Turkey has been given what looks like an ultimatum from the European Union Commission: open your ports for ships from Cyprus within a month, or you may risk a halt to the EU accession talks now underway. At the same time, the Commission’s latest report on Turkey’s progress toward accession notes that political reforms htave slowed down, further calling into question the country’s future EU membership.
The Commission’s progress report will be dealt with by the European Council next month. At that meeting, European leaders should ask themselves the following questions: Has the EU given Turkey a fair deal in the case of Cyprus? Has the EU’s behavior been consistent in supporting political reform in Turkey? What are the EU’s long-term interests vis-à-vis Turkey? If the answers to the first two questions are ‘no’ – as I believe they are – the third question becomes vitally important.
True, Turkey has closed its ports to ships from the Greek part of Cyprus, and this is a violation of agreements. But it is also true that the northern Turkish part of Cyprus is denied access to free trade and other benefits of EU membership. This is because Cyprus remains a divided island. It was assumed that Cyprus should be united when the country joined the EU in 2004. A United Nations plan for unification was accepted by the Turkish part. But the Greek Cypriots voted against the plan because their leaders did not live up to the implicit deal with the EU to support it.
Nevertheless, Cyprus became an EU member – but only the Greek part. This was clearly a mistake, because it made the EU part of the conflict. It gave Greek Cypriot leaders the possibility of blocking progress in negotiations between the EU and Turkey. So how can Turkey under these conditions maintain confidence in the EU’s fairness?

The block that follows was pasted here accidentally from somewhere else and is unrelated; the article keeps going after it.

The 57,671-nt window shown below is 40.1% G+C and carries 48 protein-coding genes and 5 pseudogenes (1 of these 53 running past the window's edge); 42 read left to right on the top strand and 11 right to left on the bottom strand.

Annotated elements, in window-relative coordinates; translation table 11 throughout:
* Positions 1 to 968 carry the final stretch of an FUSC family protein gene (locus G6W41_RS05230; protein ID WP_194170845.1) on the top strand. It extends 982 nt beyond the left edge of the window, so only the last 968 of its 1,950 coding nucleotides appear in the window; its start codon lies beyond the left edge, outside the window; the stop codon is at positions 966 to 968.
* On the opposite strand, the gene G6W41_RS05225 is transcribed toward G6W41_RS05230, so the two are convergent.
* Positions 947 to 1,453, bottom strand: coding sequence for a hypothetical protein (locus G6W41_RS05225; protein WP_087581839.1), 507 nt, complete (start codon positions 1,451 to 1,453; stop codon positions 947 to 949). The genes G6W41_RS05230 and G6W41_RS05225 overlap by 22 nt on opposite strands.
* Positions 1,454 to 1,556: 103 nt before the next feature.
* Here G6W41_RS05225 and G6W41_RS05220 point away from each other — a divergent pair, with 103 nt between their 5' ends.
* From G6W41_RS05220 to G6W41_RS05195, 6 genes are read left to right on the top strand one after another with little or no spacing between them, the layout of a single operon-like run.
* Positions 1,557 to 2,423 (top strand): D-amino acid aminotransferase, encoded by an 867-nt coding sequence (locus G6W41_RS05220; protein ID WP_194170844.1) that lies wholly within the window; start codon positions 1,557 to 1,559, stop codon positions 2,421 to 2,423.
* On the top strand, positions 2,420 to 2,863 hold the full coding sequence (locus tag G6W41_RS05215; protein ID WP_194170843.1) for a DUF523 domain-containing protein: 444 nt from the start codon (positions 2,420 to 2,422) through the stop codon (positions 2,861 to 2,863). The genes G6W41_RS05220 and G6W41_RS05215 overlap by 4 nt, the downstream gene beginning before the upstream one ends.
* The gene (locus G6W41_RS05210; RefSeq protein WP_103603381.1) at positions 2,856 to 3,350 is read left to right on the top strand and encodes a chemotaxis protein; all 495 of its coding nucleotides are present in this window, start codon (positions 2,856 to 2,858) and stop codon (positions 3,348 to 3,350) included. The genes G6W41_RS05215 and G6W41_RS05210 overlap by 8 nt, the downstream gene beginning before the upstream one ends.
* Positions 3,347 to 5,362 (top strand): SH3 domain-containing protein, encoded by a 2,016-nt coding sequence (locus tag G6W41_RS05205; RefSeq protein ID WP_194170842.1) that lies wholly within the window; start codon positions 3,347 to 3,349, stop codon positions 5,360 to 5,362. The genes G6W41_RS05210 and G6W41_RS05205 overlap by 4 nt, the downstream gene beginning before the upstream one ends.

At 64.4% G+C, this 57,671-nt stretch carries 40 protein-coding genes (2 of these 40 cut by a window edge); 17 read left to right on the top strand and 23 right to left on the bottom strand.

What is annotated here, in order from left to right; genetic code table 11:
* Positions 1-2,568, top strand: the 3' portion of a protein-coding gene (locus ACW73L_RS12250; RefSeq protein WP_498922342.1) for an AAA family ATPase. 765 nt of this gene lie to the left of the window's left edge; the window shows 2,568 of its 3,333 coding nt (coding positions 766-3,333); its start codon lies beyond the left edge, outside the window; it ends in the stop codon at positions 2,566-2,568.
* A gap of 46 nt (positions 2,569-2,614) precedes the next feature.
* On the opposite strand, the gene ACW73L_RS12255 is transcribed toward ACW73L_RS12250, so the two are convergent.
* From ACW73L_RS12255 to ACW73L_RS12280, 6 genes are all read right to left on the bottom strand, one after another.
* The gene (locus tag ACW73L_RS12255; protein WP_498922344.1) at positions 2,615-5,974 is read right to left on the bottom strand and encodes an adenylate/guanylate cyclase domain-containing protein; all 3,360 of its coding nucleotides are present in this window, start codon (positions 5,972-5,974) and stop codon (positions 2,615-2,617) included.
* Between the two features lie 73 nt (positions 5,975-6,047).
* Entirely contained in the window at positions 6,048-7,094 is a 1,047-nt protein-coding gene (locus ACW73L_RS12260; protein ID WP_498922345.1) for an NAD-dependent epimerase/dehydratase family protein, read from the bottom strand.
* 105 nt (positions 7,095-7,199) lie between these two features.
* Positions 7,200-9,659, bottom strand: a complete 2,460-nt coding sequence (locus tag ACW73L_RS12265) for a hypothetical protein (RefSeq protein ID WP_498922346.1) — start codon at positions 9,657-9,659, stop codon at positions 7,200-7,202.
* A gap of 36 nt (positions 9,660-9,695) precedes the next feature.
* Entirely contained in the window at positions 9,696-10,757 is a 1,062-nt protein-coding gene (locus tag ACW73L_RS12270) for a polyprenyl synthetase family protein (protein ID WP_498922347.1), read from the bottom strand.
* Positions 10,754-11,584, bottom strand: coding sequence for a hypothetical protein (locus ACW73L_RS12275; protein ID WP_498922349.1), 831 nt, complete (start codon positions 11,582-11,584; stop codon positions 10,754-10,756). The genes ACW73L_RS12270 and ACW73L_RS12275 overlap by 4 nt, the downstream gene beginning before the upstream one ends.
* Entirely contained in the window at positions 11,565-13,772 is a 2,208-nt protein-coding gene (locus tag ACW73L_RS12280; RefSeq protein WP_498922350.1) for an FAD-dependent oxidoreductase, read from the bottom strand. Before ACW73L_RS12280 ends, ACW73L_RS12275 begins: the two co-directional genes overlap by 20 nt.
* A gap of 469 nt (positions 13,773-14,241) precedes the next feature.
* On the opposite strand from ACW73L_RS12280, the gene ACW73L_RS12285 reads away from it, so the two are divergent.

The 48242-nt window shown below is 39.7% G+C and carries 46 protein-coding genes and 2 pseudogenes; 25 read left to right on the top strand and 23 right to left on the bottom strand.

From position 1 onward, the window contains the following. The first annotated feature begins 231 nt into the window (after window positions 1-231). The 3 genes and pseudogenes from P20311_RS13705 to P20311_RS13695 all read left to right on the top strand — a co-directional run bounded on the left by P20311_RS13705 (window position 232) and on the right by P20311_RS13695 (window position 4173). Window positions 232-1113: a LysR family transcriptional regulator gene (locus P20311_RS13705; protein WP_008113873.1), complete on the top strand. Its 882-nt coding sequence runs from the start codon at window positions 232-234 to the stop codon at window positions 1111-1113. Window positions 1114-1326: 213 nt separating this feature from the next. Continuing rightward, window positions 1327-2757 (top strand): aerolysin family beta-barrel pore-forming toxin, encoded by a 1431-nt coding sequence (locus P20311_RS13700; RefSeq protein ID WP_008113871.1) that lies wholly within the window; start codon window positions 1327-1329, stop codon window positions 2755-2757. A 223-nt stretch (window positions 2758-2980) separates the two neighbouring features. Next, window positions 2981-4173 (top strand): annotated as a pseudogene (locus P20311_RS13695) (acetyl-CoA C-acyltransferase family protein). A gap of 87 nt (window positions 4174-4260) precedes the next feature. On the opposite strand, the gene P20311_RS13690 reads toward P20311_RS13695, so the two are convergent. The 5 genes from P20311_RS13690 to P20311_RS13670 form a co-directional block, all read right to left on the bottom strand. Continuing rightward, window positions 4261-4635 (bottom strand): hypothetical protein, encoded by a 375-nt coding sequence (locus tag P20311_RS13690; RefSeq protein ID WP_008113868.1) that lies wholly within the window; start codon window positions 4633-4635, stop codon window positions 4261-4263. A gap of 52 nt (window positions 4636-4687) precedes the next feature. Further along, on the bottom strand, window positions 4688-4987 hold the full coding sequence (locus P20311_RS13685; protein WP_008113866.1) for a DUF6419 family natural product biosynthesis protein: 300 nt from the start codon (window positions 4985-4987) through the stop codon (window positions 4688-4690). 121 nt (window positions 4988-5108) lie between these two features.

Political and legal reforms in Turkey in recent years have been remarkably far-reaching, for they have clearly been spurred by the Turks wish to move closer to the EU. But Turkish public support for EU membership has fallen dramatically as Turks have grown to feel that they are not being given a fair deal. This has given new strength to those who want Turkey to develop in another direction, toward a more Islamic society instead of a modern secular state. Therefore, the recent lack of progress in Turkey’s reform process can to a large extent be explained by the EU’s behavior.
This leaves us with the third question: what kind of Turkey does the EU want? There should be no doubt about the answer: it is clearly in the EU’s interest to see Turkey’s democracy and economy continue to strengthen.
More than 40 years ago, it was promised that once Turkey lived up to the preconditions for membership, it would be welcome in the EU. It is high time that European leaders take this promise seriously. It is a sad fact that a large majority of voters in the EU are against Turkish membership. But they are reacting to the current situation. When they are asked if they would like a reformed Turkey as a partner – a Turkey that lives up fully to the conditions for membership described in the Copenhagen Criteria (democracy, rule of law, respect for human rights, and an effective market economy), many more are inclined to say yes.
European leaders must therefore take up two challenges. First, they should say clearly to their own voters that the EU must live up to its promises to Turkey, and that this is in the larger interest of all Europeans. Second, they should give Turkey a fair deal in the negotiations.
The first litmus test on European leadership concerns the practical problem of access to harbors. Here the Finns, who chair the EU right now, have taken an initiative to implement a pragmatic solution that takes into consideration both sides in the conflict. The Finnish initiative should be given strong support from all European leaders.
At the same time, a new effort should be made to bring life to the UN’s proposals regarding Cyprus. If this means putting pressure on some actors within the EU’s own ranks, so be it.
Uffe Ellemann-Jensen is a former foreign minister of Denmark. THE DAILY STAR publishes this commentary in collaboration with Project Syndicate (www.project-syndicate.org).